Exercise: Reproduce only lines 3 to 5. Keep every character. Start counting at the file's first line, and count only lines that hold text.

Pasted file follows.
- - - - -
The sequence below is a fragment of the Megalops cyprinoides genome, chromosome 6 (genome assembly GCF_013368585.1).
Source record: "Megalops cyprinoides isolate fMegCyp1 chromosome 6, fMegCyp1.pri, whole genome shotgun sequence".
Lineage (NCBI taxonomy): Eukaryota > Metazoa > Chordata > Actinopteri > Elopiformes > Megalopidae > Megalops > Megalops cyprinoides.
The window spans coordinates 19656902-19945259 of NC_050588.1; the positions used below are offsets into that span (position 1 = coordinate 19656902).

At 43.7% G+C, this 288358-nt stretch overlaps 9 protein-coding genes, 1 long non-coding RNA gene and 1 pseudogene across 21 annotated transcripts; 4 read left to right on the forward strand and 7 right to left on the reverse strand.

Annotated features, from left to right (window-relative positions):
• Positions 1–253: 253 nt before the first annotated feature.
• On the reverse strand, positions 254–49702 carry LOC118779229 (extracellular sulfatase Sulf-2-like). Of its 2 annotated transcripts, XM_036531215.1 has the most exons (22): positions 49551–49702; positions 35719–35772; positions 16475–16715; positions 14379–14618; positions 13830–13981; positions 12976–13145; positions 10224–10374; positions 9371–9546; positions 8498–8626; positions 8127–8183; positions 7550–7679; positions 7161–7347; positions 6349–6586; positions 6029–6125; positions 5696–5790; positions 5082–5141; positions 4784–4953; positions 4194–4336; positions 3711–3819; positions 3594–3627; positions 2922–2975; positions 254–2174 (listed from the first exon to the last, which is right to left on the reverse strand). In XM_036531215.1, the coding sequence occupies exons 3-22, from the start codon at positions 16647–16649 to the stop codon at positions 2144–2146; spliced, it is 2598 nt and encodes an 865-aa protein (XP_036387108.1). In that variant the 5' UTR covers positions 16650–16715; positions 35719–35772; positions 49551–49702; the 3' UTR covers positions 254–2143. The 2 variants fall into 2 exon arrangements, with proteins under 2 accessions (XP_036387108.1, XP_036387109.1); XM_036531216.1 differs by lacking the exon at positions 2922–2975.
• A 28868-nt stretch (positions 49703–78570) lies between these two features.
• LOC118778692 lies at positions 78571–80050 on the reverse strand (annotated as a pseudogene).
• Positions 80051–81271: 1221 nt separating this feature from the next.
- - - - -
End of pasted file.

Lineage (NCBI taxonomy): Eukaryota > Metazoa > Chordata > Actinopteri > Elopiformes > Megalopidae > Megalops > Megalops cyprinoides.
The window spans coordinates 19656902-19945259 of NC_050588.1; the positions used below are offsets into that span (position 1 = coordinate 19656902).

At 43.7% G+C, this 288358-nt stretch overlaps 9 protein-coding genes, 1 long non-coding RNA gene and 1 pseudogene across 21 annotated transcripts; 4 read left to right on the forward strand and 7 right to left on the reverse strand.